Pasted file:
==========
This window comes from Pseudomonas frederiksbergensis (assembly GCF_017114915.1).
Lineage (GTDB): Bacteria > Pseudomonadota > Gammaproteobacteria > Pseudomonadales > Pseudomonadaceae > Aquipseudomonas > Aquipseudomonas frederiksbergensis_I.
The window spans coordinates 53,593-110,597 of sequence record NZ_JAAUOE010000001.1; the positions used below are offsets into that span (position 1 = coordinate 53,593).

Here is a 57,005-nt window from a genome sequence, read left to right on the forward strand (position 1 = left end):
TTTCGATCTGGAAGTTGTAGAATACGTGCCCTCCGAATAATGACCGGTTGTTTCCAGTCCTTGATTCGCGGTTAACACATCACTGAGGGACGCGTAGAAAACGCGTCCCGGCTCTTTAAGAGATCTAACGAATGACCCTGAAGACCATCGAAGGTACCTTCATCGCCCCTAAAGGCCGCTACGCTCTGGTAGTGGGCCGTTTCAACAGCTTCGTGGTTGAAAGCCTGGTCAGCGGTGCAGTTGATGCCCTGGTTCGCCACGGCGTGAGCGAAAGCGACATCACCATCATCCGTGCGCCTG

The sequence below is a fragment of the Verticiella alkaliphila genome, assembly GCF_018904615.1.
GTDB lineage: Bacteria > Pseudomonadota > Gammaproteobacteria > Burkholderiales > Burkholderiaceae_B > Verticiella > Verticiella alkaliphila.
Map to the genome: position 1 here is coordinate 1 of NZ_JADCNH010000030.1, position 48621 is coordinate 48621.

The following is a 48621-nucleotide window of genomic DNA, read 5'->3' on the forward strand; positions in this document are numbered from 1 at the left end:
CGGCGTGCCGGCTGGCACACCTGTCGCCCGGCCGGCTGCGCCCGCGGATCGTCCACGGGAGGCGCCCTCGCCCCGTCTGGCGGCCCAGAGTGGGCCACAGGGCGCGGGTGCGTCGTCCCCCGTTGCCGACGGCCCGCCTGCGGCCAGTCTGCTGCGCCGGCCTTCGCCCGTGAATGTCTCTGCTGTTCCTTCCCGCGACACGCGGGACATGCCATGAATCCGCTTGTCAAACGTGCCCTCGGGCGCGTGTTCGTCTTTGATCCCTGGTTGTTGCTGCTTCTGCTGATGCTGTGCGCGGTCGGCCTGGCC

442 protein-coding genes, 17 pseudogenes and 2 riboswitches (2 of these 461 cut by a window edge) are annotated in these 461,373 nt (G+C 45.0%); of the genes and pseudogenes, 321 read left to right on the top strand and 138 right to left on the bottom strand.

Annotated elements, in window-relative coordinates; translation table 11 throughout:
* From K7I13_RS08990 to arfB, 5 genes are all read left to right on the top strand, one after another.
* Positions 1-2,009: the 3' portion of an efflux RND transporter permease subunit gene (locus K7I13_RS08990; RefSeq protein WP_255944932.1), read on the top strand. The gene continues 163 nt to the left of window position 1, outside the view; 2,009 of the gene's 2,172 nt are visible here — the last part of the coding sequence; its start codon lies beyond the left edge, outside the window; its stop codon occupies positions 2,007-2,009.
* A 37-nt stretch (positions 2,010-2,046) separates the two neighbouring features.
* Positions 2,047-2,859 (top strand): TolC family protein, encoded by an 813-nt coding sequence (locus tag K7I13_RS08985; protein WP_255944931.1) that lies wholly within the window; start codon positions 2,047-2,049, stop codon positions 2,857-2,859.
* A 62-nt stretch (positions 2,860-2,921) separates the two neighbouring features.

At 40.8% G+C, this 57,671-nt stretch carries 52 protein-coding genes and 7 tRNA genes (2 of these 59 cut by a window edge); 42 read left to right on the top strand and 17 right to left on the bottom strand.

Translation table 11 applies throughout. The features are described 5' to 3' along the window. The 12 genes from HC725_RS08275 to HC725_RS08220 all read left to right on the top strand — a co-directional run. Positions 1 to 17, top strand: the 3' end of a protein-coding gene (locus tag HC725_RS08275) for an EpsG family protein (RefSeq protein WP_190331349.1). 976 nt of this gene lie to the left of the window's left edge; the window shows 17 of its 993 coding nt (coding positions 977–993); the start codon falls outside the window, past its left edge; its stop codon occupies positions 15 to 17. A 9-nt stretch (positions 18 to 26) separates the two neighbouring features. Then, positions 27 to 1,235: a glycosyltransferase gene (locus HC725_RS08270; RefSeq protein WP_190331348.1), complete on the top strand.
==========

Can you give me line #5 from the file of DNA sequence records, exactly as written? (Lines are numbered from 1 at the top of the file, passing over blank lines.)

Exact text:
TTTCGATCTGGAAGTTGTAGAATACGTGCCCTCCGAATAATGACCGGTTGTTTCCAGTCCTTGATTCGCGGTTAACACATCACTGAGGGACGCGTAGAAAACGCGTCCCGGCTCTTTAAGAGATCTAACGAATGACCCTGAAGACCATCGAAGGTACCTTCATCGCCCCTAAAGGCCGCTACGCTCTGGTAGTGGGCCGTTTCAACAGCTTCGTGGTTGAAAGCCTGGTCAGCGGTGCAGTTGATGCCCTGGTTCGCCACGGCGTGAGCGAAAGCGACATCACCATCATCCGTGCGCCTG